by A. Trevor Willis, M.D., B.S. (Melb.), Ph.D. (Leeds), M.C.Path., M.C.P.A., Reader in Microbiology, Monash University, formerly Lecturer in Bacteriology, University of Leeds. xiv + 234 pages, illustrated, second edition. Butterworth Inc., Washington. 1965. $8.50
A study of the ecology of Buttonwillow virus during the period 1961–1968 in Kern County, California, indicated that the basic transmission cycle involves Culicoides variipennis as the vector and leporids, primarily Lepus californicus, as the vertebrate hosts. Sixty-one strains of virus were isolated from C. variipennis, but no virus was isolated from numerous pools of ticks, fleas, mosquitoes, or other biting flies. Virus also was isolated from the blood of seven L. californicus and three Sylvilagus auduboni. Hemagglutination-inhibition antibody to Buttonwillow virus was demonstrated frequently in serum from L. californicus (35.0%) and S. auduboni (12.7%), but rarely in rodents (0.7%). There was little or no serologic evidence that Buttonwillow virus infects man, domestic fowl and mammals, wild birds, marsupials, bats, carnivores, amphibians, or reptiles. Buttonwillow virus activity was detected from April through November in the San Joaquin Valley. Peak rates of infection in C. variipennis occurred during April and May, coincidental to the occurrence of peak populations of young and susceptible leporids and the initial increase of antibody prevalence in leporids. Diphasic peaks in antibody prevalence were observed for L. californicus but not for S. auduboni.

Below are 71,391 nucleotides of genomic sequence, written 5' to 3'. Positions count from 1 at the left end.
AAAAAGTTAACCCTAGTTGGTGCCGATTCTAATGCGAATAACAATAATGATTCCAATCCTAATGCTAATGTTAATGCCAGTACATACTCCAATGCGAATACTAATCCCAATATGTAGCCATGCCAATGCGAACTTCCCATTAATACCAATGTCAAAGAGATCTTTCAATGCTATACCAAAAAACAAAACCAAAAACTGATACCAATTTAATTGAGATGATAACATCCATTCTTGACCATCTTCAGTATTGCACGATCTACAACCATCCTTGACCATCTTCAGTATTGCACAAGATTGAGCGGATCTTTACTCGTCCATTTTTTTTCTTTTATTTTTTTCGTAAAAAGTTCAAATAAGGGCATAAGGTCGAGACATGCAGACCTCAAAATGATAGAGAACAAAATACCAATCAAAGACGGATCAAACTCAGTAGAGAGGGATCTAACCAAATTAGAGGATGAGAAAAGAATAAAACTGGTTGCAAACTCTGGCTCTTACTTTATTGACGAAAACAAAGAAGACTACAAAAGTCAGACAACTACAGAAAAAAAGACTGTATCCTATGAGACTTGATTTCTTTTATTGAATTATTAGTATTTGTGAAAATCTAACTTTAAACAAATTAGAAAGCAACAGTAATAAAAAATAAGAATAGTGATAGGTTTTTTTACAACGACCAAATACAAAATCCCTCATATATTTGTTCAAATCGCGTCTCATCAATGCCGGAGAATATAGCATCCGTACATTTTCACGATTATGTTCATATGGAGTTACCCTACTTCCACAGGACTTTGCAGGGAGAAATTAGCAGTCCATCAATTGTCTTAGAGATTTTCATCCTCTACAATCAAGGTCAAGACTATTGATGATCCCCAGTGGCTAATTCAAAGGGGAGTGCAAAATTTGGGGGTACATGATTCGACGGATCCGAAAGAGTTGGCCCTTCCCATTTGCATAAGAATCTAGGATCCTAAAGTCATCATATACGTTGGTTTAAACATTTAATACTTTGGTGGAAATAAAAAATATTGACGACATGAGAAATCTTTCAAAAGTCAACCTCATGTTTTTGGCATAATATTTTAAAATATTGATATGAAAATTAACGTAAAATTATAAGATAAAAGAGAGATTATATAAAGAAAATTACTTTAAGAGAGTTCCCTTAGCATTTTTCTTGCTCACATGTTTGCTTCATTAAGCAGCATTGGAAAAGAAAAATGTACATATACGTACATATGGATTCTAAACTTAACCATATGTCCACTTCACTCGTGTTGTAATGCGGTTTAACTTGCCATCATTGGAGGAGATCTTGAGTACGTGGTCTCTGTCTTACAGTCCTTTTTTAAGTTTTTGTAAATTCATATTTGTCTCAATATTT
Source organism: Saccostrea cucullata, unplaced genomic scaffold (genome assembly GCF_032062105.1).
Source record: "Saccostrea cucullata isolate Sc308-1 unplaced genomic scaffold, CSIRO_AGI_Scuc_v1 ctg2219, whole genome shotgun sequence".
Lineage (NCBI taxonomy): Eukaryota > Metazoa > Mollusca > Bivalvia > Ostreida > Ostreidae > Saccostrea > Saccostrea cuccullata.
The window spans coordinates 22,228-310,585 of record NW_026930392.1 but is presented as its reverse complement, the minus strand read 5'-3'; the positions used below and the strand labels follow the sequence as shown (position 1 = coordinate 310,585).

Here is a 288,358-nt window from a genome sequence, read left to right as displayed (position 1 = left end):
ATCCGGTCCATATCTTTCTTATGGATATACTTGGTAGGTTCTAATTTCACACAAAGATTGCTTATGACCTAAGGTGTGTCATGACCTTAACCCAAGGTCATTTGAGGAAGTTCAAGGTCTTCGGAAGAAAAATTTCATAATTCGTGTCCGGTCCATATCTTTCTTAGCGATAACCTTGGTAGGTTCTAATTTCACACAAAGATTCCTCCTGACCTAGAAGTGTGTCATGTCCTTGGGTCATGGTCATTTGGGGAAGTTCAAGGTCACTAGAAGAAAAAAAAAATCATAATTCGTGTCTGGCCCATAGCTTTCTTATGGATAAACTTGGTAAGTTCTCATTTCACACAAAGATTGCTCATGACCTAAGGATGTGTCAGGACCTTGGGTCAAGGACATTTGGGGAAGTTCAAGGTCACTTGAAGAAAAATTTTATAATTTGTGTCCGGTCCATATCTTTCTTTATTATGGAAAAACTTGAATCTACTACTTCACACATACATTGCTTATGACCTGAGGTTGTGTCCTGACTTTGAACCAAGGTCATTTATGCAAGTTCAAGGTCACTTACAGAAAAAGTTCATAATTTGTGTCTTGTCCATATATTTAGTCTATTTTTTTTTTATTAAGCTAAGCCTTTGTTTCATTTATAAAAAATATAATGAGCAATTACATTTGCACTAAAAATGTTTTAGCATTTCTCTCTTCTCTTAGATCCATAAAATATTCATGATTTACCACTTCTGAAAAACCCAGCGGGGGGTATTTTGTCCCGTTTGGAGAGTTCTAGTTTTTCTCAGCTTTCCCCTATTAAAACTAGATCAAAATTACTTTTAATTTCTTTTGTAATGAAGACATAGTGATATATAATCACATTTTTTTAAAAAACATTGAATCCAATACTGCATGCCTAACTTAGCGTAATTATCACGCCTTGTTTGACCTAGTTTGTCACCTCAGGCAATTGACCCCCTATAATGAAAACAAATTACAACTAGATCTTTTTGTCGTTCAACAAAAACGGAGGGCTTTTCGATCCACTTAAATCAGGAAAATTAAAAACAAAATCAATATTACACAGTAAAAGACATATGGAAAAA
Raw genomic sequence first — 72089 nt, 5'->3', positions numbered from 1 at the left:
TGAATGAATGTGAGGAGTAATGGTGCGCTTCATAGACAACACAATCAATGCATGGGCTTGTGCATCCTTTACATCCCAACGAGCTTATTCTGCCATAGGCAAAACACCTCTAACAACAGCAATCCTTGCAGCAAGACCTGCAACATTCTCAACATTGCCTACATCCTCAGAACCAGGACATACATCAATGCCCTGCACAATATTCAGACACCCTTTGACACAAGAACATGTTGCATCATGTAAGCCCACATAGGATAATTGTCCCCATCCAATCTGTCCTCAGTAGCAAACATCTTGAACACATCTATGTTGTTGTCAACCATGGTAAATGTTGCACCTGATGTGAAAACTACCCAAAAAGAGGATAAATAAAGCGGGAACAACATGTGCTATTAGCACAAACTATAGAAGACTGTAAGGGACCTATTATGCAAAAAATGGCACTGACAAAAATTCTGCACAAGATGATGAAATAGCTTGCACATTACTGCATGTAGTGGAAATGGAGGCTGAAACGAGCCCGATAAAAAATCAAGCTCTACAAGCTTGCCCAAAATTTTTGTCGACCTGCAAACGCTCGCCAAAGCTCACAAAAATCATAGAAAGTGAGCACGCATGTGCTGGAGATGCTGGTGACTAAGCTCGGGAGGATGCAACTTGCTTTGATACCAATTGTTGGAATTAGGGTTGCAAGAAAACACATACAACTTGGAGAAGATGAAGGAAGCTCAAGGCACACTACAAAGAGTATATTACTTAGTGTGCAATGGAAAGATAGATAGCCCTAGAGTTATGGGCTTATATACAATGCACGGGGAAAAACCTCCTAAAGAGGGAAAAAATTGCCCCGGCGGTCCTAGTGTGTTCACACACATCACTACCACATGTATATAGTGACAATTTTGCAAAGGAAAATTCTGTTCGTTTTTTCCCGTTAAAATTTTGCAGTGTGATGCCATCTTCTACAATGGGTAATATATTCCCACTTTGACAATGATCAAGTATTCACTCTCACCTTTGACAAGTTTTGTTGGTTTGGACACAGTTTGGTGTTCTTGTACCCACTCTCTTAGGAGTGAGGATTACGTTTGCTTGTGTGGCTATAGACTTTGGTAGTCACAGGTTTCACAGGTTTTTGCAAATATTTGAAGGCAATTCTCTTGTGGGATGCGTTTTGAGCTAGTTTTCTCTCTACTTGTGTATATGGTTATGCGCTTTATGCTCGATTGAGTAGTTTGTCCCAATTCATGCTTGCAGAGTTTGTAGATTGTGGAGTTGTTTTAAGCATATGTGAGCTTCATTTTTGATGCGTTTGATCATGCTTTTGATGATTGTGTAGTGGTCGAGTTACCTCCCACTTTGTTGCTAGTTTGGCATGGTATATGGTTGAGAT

Arbovirus Field Station, P. O. Box 1564, Bakersfield, California 93302.
c/o Dr. William Hazeltine, Butte County Mosquito Abatement District, Route 2, Box 2040, Oroville Municipal Airport, Oroville, California 96965.